Recovery of the horizontal vestibulo-ocular reflex in motorized head impulse test is common after vestibular loss
Authors: Jutila, Topi; Aalto, Heikki; Hirvonen, Timo P.
Source: Acta Oto-Laryngologica, Volume 132, Number 7, July 2012 , pp. 726-731(6)
Publisher: Informa Healthcare
Conclusion: Decreased horizontal vestibulo-ocular reflex (VOR) gain measured with the motorized head impulse rotator usually recovers at least partially within a few months after sudden unilateral vestibular loss. In addition to traditional evaluation of nystagmus, head impulse test responses provide valuable information on the severity and recovery of vestibular loss. Objectives: To quantify recovery of vestibular function with the motorized head impulse test in patients with acute unilateral peripheral vestibular loss, and to compare these results with other signs and symptoms. Methods: We recorded prospectively the horizontal VOR with the motorized head impulse rotator in 30 patients with sudden unilateral vestibular deficit on average 3 days after the onset (early). Twenty patients were measured sequentially on average 3 months later (late). We calculated VOR gain and asymmetry (mean ± standard deviation). Results: The early ipsilesional gain of 0.49 ± 0.21 improved highly significantly to the late gain of 0.79 ± 0.23 (p = 0.0000). The respective asymmetry improved highly significantly from 32 ± 18% to 12 ± 14% (p = 0.0002). Gain or asymmetry recovered at least partially in 80% of the patients. The late high symptom score correlated with low gain (p = 0.043) and high asymmetry (p = 0.018).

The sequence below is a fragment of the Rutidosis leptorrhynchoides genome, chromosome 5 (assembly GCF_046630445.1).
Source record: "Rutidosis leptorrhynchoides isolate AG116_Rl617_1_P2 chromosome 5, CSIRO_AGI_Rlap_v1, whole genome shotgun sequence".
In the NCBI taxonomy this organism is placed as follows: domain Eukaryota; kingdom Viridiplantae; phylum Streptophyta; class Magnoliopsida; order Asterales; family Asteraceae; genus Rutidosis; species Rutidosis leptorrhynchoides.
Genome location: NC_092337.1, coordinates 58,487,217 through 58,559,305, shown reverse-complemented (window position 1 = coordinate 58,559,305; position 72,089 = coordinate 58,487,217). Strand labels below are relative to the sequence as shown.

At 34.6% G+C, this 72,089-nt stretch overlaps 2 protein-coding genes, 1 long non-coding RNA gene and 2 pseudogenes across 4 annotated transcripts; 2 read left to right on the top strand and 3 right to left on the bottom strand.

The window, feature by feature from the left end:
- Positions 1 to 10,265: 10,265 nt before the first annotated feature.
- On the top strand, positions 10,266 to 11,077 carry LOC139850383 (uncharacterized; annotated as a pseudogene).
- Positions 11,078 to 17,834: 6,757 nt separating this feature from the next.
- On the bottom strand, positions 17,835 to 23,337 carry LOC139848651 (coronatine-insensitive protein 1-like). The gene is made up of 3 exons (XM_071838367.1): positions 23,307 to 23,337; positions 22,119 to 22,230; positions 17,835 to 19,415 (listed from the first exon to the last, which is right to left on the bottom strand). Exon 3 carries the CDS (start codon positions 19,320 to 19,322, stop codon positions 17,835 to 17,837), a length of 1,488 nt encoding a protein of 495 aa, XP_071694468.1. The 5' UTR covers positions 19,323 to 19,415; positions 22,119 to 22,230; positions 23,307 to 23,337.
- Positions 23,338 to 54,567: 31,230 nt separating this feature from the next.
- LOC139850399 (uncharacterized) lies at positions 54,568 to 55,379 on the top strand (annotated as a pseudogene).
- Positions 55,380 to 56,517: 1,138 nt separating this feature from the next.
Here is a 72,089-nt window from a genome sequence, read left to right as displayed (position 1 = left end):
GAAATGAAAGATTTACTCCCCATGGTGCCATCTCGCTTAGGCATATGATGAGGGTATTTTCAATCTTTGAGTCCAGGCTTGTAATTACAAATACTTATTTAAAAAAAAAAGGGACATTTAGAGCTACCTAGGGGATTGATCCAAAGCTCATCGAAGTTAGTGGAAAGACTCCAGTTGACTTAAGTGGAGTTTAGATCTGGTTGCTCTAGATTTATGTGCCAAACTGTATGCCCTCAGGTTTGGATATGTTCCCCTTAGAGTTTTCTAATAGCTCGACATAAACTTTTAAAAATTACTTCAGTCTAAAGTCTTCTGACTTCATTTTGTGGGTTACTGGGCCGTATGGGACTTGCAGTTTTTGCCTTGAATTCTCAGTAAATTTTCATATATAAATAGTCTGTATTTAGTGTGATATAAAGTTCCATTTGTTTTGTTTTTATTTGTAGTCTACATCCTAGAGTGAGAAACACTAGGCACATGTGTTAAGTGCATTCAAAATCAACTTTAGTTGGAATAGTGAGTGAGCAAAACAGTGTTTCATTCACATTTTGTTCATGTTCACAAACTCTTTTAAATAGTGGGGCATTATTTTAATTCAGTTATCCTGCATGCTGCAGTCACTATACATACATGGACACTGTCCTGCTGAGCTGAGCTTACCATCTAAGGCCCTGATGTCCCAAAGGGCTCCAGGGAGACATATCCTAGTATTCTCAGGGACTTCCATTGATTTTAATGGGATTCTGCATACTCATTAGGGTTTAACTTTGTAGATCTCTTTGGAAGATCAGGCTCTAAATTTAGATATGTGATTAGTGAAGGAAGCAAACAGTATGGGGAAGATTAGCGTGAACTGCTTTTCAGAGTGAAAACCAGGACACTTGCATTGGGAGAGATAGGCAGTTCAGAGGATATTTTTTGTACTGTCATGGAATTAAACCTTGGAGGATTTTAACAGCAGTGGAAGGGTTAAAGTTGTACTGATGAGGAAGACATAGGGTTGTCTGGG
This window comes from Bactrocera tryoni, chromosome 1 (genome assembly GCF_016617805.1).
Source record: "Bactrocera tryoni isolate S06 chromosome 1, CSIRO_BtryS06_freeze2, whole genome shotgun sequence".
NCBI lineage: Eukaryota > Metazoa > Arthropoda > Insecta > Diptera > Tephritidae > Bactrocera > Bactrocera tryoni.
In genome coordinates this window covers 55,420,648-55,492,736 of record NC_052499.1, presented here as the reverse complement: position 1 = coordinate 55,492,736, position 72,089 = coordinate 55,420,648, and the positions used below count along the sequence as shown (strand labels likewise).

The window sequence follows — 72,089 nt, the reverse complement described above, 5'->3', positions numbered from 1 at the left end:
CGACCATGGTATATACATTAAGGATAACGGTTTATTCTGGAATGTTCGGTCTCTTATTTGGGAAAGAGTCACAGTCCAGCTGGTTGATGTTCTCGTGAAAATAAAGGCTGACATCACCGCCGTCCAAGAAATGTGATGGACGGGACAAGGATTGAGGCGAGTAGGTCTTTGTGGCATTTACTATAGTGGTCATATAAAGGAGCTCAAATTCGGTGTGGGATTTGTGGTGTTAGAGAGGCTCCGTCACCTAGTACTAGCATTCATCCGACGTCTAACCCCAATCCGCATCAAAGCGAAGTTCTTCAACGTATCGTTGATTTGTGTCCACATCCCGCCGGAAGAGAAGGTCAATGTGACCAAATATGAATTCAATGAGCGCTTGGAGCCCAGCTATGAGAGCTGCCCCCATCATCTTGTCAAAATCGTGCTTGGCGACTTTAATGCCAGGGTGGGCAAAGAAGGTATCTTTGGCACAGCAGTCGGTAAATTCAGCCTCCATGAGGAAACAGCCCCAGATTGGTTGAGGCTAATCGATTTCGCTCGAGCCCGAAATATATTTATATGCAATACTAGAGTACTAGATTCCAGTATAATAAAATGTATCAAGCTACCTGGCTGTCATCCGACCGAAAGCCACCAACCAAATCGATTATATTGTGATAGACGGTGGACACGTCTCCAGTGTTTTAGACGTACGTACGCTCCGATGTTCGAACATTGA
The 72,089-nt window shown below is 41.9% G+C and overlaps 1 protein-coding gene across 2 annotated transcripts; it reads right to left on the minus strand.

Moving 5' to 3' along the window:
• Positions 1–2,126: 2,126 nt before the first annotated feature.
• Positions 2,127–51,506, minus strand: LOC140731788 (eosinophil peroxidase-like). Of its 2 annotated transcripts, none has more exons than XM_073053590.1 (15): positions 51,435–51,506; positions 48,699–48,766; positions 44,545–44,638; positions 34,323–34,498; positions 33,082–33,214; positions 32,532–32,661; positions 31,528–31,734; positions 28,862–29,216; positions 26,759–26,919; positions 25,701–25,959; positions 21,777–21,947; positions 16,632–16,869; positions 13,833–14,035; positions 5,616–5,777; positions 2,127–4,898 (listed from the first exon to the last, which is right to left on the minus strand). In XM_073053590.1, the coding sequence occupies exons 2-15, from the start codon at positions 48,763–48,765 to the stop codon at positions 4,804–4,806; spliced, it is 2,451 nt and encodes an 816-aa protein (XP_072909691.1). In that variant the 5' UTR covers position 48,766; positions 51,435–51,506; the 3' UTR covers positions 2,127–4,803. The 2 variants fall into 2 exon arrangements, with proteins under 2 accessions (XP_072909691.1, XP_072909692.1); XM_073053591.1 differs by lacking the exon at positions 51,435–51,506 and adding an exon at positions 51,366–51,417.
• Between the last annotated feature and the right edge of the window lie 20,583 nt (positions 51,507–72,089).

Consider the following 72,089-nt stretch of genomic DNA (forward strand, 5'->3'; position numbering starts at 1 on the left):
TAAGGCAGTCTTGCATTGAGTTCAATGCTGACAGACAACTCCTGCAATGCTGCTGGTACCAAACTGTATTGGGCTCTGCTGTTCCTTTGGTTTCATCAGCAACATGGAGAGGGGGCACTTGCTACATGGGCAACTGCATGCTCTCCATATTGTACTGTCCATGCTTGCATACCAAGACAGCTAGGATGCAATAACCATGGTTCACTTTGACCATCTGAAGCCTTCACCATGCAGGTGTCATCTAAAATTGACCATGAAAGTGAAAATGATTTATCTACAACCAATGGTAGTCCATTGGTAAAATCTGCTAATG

Document Type: Research Article
Affiliations: Department of Otorhinolaryngology, Helsinki University Central Hospital, Helsinki, Finland
Publication date: July 1, 2012